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I have added a subdirectory in CMake by using add_subdirectory. How can I access a variable from the scope of that subdirectory without explicitly setting the variable by using set in combination with PARENT_SCOPE ?

set(BOX2D_BUILD_STATIC       1)


message(STATUS "Using Box2D version ${BOX2D_VERSION}")

# how to get ${BOX2D_VERSION} variable without modifying CMakeLists.txt in Box2D_v2.2.1?

Is this possible?

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How is the BOX2D_VERSION variable set in the subdirectory's CMakeLists.txt? –  Fraser Mar 20 '13 at 8:15
It is set as a plain variable. (so according to the answer below it seems like it is not possible to access it without modifying Bod2d's CMakeLists.txt) –  user1492625 Mar 20 '13 at 8:41
Well, kinda. I've added an answer which is more of a workaround than a true solution. –  Fraser Mar 20 '13 at 9:26

2 Answers 2

up vote 5 down vote accepted

If the variable is a plain variable (as opposed to a cache variable), there is no way to access it from the parent scope.

Cache variables (those set with set(... CACHE ...)) can be accessed regardless of scope, as can global properties (set_property(GLOBAL ...)).

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While @Angew's answer is correct, there aren't many things that are really impossible with CMake :-)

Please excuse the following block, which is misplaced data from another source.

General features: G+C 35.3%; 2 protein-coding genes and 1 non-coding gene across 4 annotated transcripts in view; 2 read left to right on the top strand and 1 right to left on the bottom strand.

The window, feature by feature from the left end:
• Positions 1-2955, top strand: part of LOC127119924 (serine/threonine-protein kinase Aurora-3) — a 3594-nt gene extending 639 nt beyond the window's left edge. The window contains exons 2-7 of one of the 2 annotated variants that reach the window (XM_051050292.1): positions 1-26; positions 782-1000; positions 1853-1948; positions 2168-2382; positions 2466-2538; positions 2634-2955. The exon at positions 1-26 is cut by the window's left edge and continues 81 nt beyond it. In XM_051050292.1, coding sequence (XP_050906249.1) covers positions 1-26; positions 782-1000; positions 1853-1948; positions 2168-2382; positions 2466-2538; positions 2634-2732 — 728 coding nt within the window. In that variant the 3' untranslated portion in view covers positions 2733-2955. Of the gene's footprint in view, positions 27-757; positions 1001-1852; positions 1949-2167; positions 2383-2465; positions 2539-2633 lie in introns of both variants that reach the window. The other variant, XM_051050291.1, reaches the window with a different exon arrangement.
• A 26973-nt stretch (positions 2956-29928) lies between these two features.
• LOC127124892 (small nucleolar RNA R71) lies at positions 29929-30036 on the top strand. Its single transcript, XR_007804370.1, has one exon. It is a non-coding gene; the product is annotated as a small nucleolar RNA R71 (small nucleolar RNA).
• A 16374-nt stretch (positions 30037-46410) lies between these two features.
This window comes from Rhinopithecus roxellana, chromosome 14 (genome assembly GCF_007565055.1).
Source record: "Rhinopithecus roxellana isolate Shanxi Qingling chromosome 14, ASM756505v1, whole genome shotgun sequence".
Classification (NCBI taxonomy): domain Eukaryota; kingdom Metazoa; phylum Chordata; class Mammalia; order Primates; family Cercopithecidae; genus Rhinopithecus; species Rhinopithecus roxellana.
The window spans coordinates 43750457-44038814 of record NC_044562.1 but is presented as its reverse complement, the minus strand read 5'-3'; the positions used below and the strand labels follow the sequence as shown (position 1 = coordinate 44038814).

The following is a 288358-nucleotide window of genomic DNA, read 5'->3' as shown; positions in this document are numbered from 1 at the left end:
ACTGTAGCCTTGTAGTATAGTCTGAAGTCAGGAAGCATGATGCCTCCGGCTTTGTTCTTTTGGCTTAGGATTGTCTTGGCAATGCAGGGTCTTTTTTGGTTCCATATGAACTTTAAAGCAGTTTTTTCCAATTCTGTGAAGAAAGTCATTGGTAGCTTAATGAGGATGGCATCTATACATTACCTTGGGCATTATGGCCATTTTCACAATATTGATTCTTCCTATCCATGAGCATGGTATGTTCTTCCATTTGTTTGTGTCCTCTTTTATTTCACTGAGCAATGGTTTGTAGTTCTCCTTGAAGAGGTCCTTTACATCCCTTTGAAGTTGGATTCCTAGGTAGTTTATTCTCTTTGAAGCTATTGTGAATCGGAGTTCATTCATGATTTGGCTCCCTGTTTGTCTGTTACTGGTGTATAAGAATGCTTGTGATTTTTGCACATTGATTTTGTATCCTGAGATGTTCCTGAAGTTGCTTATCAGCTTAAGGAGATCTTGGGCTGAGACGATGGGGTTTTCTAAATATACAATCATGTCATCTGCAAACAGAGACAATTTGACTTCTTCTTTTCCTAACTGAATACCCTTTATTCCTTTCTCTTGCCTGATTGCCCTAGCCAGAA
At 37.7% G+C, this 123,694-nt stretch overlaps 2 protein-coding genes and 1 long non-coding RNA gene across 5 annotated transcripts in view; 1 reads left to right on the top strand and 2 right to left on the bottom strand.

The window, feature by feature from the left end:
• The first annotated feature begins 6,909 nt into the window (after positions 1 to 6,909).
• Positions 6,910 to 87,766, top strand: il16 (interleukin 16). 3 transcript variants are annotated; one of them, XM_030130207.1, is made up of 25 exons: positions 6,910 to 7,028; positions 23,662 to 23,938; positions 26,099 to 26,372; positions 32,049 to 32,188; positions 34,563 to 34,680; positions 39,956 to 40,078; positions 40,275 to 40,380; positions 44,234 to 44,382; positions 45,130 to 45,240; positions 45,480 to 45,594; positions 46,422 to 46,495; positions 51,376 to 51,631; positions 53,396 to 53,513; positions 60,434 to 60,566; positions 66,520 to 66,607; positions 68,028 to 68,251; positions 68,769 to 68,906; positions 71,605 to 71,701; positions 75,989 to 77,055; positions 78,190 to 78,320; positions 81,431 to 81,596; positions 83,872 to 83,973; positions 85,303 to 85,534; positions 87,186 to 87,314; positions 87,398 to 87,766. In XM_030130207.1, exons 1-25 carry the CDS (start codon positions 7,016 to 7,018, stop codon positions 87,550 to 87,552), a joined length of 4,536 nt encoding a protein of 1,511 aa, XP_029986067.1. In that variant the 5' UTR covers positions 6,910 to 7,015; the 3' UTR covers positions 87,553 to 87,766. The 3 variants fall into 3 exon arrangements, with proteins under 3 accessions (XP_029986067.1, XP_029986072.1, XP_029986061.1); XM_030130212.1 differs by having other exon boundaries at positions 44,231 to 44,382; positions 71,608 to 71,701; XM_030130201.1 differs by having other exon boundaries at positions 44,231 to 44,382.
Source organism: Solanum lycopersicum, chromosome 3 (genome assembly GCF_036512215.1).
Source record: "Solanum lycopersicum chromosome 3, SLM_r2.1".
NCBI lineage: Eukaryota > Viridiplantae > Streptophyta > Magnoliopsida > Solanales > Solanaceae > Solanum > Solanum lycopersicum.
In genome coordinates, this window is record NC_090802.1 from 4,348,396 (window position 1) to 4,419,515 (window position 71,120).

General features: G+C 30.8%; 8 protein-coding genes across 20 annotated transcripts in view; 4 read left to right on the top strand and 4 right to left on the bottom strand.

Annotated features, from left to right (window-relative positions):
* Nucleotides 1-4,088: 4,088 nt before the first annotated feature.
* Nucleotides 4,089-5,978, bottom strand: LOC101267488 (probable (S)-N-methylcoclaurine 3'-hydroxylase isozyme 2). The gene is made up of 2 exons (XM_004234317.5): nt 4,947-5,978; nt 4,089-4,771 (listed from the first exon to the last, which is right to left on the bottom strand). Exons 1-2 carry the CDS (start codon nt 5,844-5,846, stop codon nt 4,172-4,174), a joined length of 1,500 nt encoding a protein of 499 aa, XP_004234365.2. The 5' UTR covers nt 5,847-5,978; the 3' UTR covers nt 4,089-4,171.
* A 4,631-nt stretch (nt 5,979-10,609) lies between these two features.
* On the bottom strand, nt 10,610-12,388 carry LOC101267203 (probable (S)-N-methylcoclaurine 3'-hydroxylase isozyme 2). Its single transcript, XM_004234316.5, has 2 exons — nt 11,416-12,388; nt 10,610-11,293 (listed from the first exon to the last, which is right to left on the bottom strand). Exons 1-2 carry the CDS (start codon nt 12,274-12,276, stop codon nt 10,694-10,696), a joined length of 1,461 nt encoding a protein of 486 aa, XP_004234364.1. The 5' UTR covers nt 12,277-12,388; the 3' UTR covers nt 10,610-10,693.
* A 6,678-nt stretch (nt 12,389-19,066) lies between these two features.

If you have a line like

set(BOX2D_VERSION 2.2.1)

in Box2D_v2.2.1/CMakeLists.txt, then you can retrieve the version in the parent scope by doing something like:

file(STRINGS Box2D_v2.2.1/CMakeLists.txt VersionSetter
     REGEX "^[ ]*set\\(BOX2D_VERSION")
string(REGEX REPLACE "(^[ ]*set\\(BOX2D_VERSION[ ]*)([^\\)]*)\\)" "\\2"
       BOX2D_VERSION ${VersionSetter})

This is a bit fragile; it doesn't accommodate for extra spaces in the set command for example, or cater for the value being set twice. You could cater for these possibilities too, but if you know the format of the set command and it's unlikely to change, then this is a reasonable workaround.

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Nice trick. I'd turn [ ] into [ \t], just in case. Also, it won't work when the variable is set using a function (think set(${resVar} 1.1 PARENT_SCOPE)), inside a conditional etc. I like your answer, but there are a lot of caveats. –  Angew Mar 20 '13 at 10:15
@Angew - Yeah, I agree that this is just a workaround - your's is definitely the best answer (it's got a +1 from me). I think this could be adapted using regex matching to suit almost any scenario, but it quickly becomes massively complex and likely to be error-prone / not future-proof / etc. –  Fraser Mar 20 '13 at 11:25
And yours got +1 from me :-) –  Angew Mar 21 '13 at 7:32

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